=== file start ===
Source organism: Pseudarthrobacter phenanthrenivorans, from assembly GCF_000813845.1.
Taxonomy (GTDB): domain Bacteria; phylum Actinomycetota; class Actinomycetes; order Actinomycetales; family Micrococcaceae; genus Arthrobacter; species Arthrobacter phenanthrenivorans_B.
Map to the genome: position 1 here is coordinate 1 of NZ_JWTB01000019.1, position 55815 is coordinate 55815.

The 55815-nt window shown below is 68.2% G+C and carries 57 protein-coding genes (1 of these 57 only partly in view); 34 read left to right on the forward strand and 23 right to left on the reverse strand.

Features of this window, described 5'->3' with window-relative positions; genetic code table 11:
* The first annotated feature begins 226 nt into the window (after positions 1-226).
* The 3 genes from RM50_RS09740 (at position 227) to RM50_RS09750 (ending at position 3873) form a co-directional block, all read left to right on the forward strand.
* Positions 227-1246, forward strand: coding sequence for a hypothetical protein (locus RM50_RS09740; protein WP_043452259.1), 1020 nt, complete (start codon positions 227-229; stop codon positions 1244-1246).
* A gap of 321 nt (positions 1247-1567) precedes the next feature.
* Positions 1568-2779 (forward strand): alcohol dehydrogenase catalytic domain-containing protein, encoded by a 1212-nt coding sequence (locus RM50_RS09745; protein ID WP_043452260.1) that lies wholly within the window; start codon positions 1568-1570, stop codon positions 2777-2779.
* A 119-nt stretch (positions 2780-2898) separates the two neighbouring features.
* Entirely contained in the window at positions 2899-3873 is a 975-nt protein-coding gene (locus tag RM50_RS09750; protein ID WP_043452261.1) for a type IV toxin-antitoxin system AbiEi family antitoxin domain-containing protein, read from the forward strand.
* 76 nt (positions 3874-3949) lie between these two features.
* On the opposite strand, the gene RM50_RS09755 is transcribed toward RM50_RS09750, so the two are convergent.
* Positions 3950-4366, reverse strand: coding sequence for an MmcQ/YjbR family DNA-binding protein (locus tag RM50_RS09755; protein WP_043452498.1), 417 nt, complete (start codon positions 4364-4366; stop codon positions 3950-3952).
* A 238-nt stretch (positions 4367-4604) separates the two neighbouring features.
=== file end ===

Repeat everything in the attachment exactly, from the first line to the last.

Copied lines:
Source organism: Pseudarthrobacter phenanthrenivorans, from assembly GCF_000813845.1.
Taxonomy (GTDB): domain Bacteria; phylum Actinomycetota; class Actinomycetes; order Actinomycetales; family Micrococcaceae; genus Arthrobacter; species Arthrobacter phenanthrenivorans_B.
Map to the genome: position 1 here is coordinate 1 of NZ_JWTB01000019.1, position 55815 is coordinate 55815.

The 55815-nt window shown below is 68.2% G+C and carries 57 protein-coding genes (1 of these 57 only partly in view); 34 read left to right on the forward strand and 23 right to left on the reverse strand.

Features of this window, described 5'->3' with window-relative positions; genetic code table 11:
* The first annotated feature begins 226 nt into the window (after positions 1-226).
* The 3 genes from RM50_RS09740 (at position 227) to RM50_RS09750 (ending at position 3873) form a co-directional block, all read left to right on the forward strand.
* Positions 227-1246, forward strand: coding sequence for a hypothetical protein (locus RM50_RS09740; protein WP_043452259.1), 1020 nt, complete (start codon positions 227-229; stop codon positions 1244-1246).
* A gap of 321 nt (positions 1247-1567) precedes the next feature.
* Positions 1568-2779 (forward strand): alcohol dehydrogenase catalytic domain-containing protein, encoded by a 1212-nt coding sequence (locus RM50_RS09745; protein ID WP_043452260.1) that lies wholly within the window; start codon positions 1568-1570, stop codon positions 2777-2779.
* A 119-nt stretch (positions 2780-2898) separates the two neighbouring features.
* Entirely contained in the window at positions 2899-3873 is a 975-nt protein-coding gene (locus tag RM50_RS09750; protein ID WP_043452261.1) for a type IV toxin-antitoxin system AbiEi family antitoxin domain-containing protein, read from the forward strand.
* 76 nt (positions 3874-3949) lie between these two features.
* On the opposite strand, the gene RM50_RS09755 is transcribed toward RM50_RS09750, so the two are convergent.
* Positions 3950-4366, reverse strand: coding sequence for an MmcQ/YjbR family DNA-binding protein (locus tag RM50_RS09755; protein WP_043452498.1), 417 nt, complete (start codon positions 4364-4366; stop codon positions 3950-3952).
* A 238-nt stretch (positions 4367-4604) separates the two neighbouring features.